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Selmon's generosity touched prep sports

Plant football coach Robert Weiner remembers Lee Roy Selmon as a generous, humble man who helped the Panthers’ program get off the ground.

Times (2010)

Plant football coach Robert Weiner remembers Lee Roy Selmon as a generous, humble man who helped the Panthers’ program get off the ground.

TAMPA — For a generation of high school football players who never saw Lee Roy Selmon play beyond NFL Films footage, the Bucs Hall of Famer still remained close to the prep sports community.

"He was ubiquitous around town," Tampa Catholic coach Bob Henriquez said. "I had a number of kids come up to me during and after the game on Friday and say they knew Mr. Selmon, that he went to their parish or there was an occasion when they got in trouble in middle school and he spoke to them and tried to set them straight. He had an amazingly positive effect on this community.

"He did a lot and still had a lot to do," Henriquez said.

Selmon died Sunday two days after suffering a stroke. But Selmon's community contributions transcended his athletic ability.

He was one of the most accessible athletes in the area, always willing to pass on a life lesson to a young athlete. He was close to the Tampa Catholic program. Selmon spoke to the Tampa Catholic football team before its 2A state title game in 2007. Selmon was the godfather of former Crusaders star quarterback and current Florida State wide receiver Christian Green, Henriquez said.

"It's amazing how available he was for someone of his stature," Henriquez said. "If you wanted him to speak to your team or at a banquet or to a particular kid, he always made himself available. His message was always more about having class and lessons off the field."

His mark on Tampa neighborhoods knew no bounds. Blake coach Harry Hubbard said Selmon spoke at the All-Pro Dad event in April at Raymond James Stadium.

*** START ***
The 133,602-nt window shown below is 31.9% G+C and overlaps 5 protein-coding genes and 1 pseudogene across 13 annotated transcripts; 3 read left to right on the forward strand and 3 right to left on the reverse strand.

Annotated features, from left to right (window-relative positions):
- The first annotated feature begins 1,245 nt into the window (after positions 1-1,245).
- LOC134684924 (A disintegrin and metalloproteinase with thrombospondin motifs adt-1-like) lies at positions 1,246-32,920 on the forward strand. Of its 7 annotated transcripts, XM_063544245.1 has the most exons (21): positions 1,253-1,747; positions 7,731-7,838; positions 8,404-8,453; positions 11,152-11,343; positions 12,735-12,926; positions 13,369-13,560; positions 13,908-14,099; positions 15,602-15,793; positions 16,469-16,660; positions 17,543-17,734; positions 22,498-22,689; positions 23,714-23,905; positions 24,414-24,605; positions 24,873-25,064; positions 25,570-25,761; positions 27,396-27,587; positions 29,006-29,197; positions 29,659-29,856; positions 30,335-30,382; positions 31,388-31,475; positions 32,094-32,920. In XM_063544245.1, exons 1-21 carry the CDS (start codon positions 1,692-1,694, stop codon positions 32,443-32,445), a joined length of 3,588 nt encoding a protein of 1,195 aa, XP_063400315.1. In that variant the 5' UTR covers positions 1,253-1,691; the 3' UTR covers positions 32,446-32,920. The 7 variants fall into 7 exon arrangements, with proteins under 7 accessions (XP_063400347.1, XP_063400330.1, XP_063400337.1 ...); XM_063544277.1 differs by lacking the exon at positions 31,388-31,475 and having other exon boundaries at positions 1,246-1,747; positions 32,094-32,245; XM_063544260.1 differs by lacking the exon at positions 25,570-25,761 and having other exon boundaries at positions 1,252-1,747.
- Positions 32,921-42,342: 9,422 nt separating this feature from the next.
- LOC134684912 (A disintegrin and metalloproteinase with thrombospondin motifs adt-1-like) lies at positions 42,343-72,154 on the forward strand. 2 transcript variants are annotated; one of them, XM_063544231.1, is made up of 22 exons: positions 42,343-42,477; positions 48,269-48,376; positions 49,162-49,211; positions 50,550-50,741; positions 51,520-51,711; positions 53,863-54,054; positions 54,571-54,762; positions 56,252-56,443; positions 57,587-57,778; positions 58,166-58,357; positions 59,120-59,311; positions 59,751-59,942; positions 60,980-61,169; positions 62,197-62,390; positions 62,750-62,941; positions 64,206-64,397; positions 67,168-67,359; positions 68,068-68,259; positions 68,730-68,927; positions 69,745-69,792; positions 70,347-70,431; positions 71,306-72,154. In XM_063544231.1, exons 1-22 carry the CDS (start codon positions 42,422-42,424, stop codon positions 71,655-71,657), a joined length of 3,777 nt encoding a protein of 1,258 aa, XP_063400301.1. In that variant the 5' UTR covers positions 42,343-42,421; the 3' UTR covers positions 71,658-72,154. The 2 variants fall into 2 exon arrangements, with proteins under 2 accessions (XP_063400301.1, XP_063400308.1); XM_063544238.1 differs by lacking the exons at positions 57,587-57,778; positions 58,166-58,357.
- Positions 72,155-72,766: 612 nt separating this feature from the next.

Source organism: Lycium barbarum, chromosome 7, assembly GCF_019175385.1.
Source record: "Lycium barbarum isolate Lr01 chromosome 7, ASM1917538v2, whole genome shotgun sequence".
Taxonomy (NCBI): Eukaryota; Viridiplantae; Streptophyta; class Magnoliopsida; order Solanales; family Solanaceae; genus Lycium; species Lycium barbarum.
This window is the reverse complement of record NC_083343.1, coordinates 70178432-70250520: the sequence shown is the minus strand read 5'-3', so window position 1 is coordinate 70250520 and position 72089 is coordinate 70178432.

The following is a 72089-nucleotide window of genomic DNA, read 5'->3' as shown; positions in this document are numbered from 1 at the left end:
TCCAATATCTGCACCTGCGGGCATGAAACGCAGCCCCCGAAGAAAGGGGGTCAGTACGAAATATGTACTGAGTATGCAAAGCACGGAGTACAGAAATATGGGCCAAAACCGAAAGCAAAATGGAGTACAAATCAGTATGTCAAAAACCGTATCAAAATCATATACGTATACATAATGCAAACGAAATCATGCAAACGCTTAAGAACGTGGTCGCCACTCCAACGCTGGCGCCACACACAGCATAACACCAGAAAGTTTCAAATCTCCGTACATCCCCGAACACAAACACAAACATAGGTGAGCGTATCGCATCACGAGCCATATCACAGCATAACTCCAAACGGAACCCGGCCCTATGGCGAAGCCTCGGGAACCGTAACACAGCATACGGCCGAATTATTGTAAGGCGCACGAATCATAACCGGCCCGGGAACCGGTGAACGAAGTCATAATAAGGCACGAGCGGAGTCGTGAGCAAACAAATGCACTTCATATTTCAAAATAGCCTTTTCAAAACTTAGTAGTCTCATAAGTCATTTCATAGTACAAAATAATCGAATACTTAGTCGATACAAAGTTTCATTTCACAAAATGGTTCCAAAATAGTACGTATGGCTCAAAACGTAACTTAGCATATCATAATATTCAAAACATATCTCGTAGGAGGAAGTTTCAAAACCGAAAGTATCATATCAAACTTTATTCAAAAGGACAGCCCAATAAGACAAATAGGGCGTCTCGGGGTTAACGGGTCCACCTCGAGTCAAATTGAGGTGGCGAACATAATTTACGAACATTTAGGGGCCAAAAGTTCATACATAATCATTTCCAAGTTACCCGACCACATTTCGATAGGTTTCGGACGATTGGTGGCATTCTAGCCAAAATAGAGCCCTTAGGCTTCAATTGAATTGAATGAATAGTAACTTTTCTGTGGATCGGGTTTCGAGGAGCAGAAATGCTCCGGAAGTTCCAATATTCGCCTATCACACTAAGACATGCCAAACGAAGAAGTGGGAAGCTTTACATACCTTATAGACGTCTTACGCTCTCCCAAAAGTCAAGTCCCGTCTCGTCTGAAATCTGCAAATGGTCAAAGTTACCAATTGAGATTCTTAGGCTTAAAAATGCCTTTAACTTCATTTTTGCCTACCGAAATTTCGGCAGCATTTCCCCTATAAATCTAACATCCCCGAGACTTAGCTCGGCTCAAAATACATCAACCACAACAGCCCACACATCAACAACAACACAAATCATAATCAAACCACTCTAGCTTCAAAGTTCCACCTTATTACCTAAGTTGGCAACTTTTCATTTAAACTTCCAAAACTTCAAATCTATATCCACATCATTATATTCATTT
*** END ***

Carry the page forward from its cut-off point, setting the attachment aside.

"I think that when you have a person of his caliber, there's no way that they should not know about him," Hubbard said. "We're truly suffering a big loss. It's still hard to believe that he's passed. I'll miss him as a friend."

When Robert Weiner was looking to raise money in his first days as Plant football coach in 2004, he turned to Selmon, whose restaurant catered team meals and offered fundraisers that allowed the Panthers to keep 100 percent of the proceeds.

"We were able to raise thousands of dollars every year because of that," Weiner said.

A Plant football helmet is one of the many that adorn Selmon's restaurant in West Tampa, and during one visit to the restaurant, Weiner said, Selmon rushed out to thank him to allowing him to display the helmet.

"The honor was the other way around," Weiner said. "I think that's just an example of how humble he was. He always deflected the glory away from himself even though he was the center of it."

So even though today's teenager would seem removed from Selmon's legacy, he was always close to the high school fields of Hillsborough County.

"He's not a contemporary player, but the kids know who Lee Roy Selmon is," Henriquez said. "He was everywhere where he was needed in the community. It was never about him. His legacy is unmatched. It's amazing that for someone who came to this city to play football and has given back to anybody who's ever lived here."

Eduardo A. Encina can be reached at, and follow him on Twitter at @EddieHometeam.

Selmon's generosity touched prep sports 09/06/11 [Last modified: Tuesday, September 6, 2011 1:32pm]
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